March 12, 2016
We hike over to the Leon Levy National Nature Preserve on Eluethera. It is a hard two mile hike up and over to the other side of the island. The vegetation on the windward side of the island is significantly larger than the windward side. The trees and bush tower above us. There is an abundance of topsoil and the casuarina trees are three times larger than the other side of the island. It is quite unusual. This area is where the well to do whites live. The homes are large and well kept.
We arrive at the nature preserve which is one of the 34 national parks in the Bahamas. The park was opened in 2012. It is a 25 acre preserve with over two miles of hiking trails. The preserve is set up to show the visitors native and non-native species that benefit the Bahamas. There are no casuarina trees in the preserve. These trees were introduced to the islands in the 1930s as windbreaks which are a very invasive and destructive species for the islands.
We walk the trails of the park and wonder where we will get the energy to hike back to the boat. The walk through the park is quite instructive and the park is currently in great shape. Each section of the park has a theme: mangroves, epiphytes, edibles…. The tour was well worth the effort.
We leave the park and begin our walk back to the boat. We begin hitchhiking and are picked up by the third car that passes by. Karen sits up front and I sit in the back of the truck. The breeze as we travel down the road is a welcomed relief to the heat.
We get dropped off in front of the harbor and walk back up the hill to the Buccaneer's Club for lunch. We sat out on the deck in front of the club and had our lunch in the shade of the trees. There was a rooster walking about the deck picking up the crumbs that fell from the table under the sign that says do not feed the chickens.
After lunch we walked back down the hill and around to our dinghy on the far side of the harbor. The only problem is that we anchored our dinghy in one feet of water at low tide and now that the tide has come in our dinghy is in three to four feet of water. I wade out and bring the dinghy in so Karen does not have to get completely soaked like I am. When we get back I rinse off my clothes with fresh water and then take them off and put on some dry clothes.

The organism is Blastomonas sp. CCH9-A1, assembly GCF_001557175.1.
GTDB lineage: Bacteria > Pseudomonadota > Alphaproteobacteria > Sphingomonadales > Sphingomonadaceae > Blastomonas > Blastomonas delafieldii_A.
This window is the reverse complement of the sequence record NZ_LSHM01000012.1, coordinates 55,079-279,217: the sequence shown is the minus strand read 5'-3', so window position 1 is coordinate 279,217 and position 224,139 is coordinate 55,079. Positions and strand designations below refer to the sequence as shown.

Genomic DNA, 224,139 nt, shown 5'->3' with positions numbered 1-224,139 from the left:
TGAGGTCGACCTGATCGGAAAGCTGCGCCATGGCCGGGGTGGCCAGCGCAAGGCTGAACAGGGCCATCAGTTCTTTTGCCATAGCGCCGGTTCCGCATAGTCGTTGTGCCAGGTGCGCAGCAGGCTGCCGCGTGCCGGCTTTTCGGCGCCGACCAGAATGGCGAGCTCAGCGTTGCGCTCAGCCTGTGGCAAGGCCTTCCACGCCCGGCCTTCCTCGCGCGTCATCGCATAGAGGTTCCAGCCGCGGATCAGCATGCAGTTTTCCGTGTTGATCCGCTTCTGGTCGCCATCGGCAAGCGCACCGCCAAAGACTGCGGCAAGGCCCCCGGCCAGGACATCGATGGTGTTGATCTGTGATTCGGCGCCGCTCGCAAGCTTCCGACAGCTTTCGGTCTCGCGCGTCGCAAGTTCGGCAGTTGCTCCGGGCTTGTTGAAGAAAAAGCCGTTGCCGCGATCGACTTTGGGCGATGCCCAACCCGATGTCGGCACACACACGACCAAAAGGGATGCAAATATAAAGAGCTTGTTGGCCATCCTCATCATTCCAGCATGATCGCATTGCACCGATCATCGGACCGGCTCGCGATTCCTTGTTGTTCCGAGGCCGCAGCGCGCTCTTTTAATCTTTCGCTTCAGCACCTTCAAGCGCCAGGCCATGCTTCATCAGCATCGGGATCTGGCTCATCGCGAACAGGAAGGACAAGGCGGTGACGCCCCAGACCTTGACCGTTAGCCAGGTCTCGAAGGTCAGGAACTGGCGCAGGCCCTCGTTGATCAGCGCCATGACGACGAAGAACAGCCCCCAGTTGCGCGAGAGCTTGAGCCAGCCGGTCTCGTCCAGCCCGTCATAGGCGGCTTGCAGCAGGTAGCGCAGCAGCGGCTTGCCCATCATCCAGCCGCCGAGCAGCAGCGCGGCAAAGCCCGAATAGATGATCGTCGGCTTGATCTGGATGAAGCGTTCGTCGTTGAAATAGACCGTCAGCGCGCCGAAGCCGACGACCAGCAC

We hang out in the cockpit all afternoon watching the activities that are going on around town. Later Civil Twilight (a 42' sailboat) comes in hailing us on the radio looking for some guidance on where to drop their hook. We guide them in and have them drop their anchor just off the front of our boat. It is twilight so they don't have a lot of time to figure out where to drop their hook. They get a good set and we all chill for the rest of the evening.
We pull up our anchor and head north for Gregory Town. Karen is looking for some batik fabric and the guidebooks tell us they have that fabric in Gregory Town. We have a short sail north only having to go twenty miles north to reach our destination. The scenery becomes a lot more interesting as we travel north. We no longer see iron shore and beaches but high cliffs ranging from 20 to 60 feet high all along the island waterfront. The cliffs also expose ancient caves with remnants of stalagmites and stalactites still visible within the caves. There is one piece of shore line where the caves overhead have disappeared and the stalagmites are free standing along the shore. Within a short while we arrive at Pittman Cove.
Pittman Cove is about 400 feet wide and opens into the Exuma sound. It is south facing with Gregory Town rising above it to the north to height of about 100 feet. The cove has 60 foot cliffs to either side of it. We try dropping the anchor but it does not stick. We just drag it around on the coral bottom for a while and then pick it up. We then decide to tie to the mooring ball in the middle of the cove.